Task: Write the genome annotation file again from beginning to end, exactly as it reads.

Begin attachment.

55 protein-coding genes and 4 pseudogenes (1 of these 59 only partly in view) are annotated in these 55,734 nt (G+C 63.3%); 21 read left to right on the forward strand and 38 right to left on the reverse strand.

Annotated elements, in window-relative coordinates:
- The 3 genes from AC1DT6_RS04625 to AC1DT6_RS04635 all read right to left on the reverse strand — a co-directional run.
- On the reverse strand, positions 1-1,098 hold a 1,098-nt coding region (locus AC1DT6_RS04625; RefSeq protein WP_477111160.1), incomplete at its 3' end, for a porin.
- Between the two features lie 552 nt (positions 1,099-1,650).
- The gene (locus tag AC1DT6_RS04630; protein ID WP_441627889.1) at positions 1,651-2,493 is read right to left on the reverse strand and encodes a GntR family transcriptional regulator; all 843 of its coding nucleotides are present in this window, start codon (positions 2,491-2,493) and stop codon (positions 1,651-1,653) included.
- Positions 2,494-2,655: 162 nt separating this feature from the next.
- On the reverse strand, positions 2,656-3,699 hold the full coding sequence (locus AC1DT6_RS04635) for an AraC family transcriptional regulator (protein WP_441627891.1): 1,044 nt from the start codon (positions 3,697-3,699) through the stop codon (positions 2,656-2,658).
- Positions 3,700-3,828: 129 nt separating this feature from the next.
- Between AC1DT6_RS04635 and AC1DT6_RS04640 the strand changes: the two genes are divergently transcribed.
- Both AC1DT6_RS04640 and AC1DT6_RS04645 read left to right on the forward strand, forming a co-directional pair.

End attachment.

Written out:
55 protein-coding genes and 4 pseudogenes (1 of these 59 only partly in view) are annotated in these 55,734 nt (G+C 63.3%); 21 read left to right on the forward strand and 38 right to left on the reverse strand.

Annotated elements, in window-relative coordinates:
- The 3 genes from AC1DT6_RS04625 to AC1DT6_RS04635 all read right to left on the reverse strand — a co-directional run.
- On the reverse strand, positions 1-1,098 hold a 1,098-nt coding region (locus AC1DT6_RS04625; RefSeq protein WP_477111160.1), incomplete at its 3' end, for a porin.
- Between the two features lie 552 nt (positions 1,099-1,650).
- The gene (locus tag AC1DT6_RS04630; protein ID WP_441627889.1) at positions 1,651-2,493 is read right to left on the reverse strand and encodes a GntR family transcriptional regulator; all 843 of its coding nucleotides are present in this window, start codon (positions 2,491-2,493) and stop codon (positions 1,651-1,653) included.
- Positions 2,494-2,655: 162 nt separating this feature from the next.
- On the reverse strand, positions 2,656-3,699 hold the full coding sequence (locus AC1DT6_RS04635) for an AraC family transcriptional regulator (protein WP_441627891.1): 1,044 nt from the start codon (positions 3,697-3,699) through the stop codon (positions 2,656-2,658).
- Positions 3,700-3,828: 129 nt separating this feature from the next.
- Between AC1DT6_RS04635 and AC1DT6_RS04640 the strand changes: the two genes are divergently transcribed.
- Both AC1DT6_RS04640 and AC1DT6_RS04645 read left to right on the forward strand, forming a co-directional pair.